Thinking Small Brings Big Results

Average annual returns of 62% make microcap specialist Fleming Frontier a huge winner

When Fleming Frontier European Discovery Fund opened in 1995, high-growth investing meant buying Irish construction companies or niche engineering companies in Germany. But with the Internet and mobile telephony exploding, that's changing. And no one is more excited about Europe's New Economy than the fund's manager, Jim Campbell, a 33-year-old Scot. "In the past year, a wave of entrepreneurism has swept the Continent, creating a lot of exciting companies," he says. "The opportunity is greater than ever."

Campbell's track record bears that out. For its first three years, Fleming Frontier's average return was around 35%--good, but a fraction of last year's 200%. The fund's five-year average of 62% makes it the No. 1 European offshore fund for the same period, according to Standard & Poor's Micropal. The fund gained 54% in this year's first quarter--the best performance of the 500 offshore funds S&P Micropal tracks for Business Week.

What's its secret? Campbell and co-manager Francesco Conte think small. "It's the only fund in Europe focusing on microcap stocks," says Conte, 33, who was born in Sicily and grew up in London. Companies with market capitalizations ranging from $100 million to $300 million offer exceptional growth at a fraction of the cost of blue chips. And they're often overlooked by big investors, he says.

NO FLAKES. Campbell and Conte say Europe's small caps will be among the hottest investments in the coming year. For one thing, economic growth is likely to remain strong. For another, Europe's commitment to the New Economy model is strengthening. Europe is catching up with the U.S. in terms of Internet usage. In emerging technologies such as wireless application protocol, which provides high-speed Net access via mobile phones or handheld devices, the Euros have an early lead. As to the technology sector's recent volatility, the managers think it will hasten the industry's maturity. "The market hype will evaporate," says Campbell, "but investor interest and capital for good companies is here to stay."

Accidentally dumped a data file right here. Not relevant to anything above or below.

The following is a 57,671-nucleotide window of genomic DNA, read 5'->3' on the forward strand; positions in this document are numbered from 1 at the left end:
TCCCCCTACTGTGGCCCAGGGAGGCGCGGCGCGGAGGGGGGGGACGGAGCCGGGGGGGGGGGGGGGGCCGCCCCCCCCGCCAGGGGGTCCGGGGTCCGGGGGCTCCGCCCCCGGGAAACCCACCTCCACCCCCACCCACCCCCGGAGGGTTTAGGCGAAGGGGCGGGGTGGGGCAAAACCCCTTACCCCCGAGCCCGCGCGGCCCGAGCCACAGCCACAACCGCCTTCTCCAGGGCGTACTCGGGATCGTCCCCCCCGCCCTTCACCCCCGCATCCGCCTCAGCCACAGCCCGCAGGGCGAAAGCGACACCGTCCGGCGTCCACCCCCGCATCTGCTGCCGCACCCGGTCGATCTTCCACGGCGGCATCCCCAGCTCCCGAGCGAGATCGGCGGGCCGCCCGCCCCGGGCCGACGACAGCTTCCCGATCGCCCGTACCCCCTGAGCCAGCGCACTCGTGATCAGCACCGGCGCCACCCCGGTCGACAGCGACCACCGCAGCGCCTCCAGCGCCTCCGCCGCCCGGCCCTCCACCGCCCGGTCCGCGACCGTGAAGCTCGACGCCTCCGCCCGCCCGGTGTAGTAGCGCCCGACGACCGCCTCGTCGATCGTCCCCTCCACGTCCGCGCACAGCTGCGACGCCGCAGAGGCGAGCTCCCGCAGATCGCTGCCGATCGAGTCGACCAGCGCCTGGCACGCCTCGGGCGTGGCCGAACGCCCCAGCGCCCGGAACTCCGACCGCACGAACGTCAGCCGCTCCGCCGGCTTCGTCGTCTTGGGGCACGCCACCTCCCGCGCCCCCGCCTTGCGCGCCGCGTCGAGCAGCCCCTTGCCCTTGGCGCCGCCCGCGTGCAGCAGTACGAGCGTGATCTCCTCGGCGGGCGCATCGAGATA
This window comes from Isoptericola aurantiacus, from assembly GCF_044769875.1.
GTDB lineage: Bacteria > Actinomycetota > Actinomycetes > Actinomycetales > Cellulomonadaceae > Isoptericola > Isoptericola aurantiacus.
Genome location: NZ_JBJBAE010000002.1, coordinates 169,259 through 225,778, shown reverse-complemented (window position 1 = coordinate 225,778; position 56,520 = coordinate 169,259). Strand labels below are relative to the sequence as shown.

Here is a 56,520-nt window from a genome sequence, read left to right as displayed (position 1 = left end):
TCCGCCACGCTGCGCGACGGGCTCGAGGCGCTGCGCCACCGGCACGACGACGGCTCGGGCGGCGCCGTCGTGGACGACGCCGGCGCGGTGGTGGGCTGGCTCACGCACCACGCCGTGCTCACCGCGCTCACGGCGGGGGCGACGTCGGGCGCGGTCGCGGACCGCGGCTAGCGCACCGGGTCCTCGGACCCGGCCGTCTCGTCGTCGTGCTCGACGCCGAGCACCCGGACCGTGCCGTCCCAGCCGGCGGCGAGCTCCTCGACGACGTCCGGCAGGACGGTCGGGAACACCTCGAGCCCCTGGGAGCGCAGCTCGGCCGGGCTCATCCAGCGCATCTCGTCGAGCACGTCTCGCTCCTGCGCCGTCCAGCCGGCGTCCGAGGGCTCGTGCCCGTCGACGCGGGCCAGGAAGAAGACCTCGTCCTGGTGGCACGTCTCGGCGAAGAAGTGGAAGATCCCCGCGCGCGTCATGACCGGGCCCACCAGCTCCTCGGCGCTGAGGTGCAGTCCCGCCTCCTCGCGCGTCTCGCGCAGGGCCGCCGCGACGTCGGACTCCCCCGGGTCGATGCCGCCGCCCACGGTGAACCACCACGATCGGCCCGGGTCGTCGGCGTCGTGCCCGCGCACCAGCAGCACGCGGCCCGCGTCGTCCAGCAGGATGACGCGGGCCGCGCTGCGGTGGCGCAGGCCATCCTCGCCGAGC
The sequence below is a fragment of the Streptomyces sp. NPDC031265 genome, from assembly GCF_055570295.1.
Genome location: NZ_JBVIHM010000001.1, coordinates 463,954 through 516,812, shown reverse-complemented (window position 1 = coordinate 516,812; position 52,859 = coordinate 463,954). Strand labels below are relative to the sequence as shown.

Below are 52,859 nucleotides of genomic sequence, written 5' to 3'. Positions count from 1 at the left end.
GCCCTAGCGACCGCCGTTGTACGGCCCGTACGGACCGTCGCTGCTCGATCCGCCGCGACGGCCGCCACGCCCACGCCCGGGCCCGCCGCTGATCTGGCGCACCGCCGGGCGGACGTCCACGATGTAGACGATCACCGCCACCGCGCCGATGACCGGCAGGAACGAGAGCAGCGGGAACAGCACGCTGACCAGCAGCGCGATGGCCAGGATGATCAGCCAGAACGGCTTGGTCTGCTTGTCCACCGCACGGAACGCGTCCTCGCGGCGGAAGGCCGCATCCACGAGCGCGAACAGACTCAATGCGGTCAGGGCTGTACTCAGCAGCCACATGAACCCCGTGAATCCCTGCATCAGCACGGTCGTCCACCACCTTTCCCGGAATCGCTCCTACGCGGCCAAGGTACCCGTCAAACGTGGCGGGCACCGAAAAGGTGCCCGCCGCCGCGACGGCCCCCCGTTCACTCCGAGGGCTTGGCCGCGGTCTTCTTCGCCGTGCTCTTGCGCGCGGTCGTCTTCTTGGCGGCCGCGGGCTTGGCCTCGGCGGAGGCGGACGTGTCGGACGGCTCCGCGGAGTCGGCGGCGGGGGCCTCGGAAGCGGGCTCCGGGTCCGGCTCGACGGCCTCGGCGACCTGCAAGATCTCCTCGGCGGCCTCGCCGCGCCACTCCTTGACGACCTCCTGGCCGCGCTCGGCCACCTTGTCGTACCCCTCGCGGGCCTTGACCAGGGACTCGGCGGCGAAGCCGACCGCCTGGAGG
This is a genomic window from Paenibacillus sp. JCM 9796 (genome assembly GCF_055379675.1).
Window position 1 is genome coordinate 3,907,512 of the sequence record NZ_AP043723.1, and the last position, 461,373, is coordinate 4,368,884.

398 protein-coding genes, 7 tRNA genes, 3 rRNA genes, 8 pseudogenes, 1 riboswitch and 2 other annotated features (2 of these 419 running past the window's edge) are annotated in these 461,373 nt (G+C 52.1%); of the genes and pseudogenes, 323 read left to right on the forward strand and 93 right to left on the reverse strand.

Telecom and tech companies account for around 80% of the portfolio. A recent favorite is France's SR Teleperformance, Europe's largest call center, which provides automated customer service for a range of industries. Because it's well-managed, expanding in the U.S., and revenues are growing at 30% a year, Conte thinks the stock is still undervalued at 70 times this year's estimated earnings. "These stocks may look expensive," he says. "But they're growing so fast that in six six months from now they'll look cheap."

Campbell and Conte's fund may favor tech stocks--but it steers clear of dot-coms. "So many dot-coms have really flaky business models," says Conte. Instead, the fund focuses on companies that provide products or services for Net businesses. Sweden's Framtidsfabriken is Europe's top Internet consultancy; in the eight months since the fund bought in, the return has been around 700%.

Legwork is important. Campbell and Conte spend most of their time on company visits and get some of their best ideas from local brokers. A French broker suggested Consodata, a Paris direct marketer. Consodata is Europe's only listed company in the business, and sales are growing at more than 35% a year. The stock has zoomed 327% since the fund bought it in October.

Campbell and Conte's knack for spotting well-priced high-growth companies is what makes their fund successful. "We've been doing this for five years, and no one has copied it yet," Campbell says with the barest hint of amazement. But you just know that won't be true much longer.

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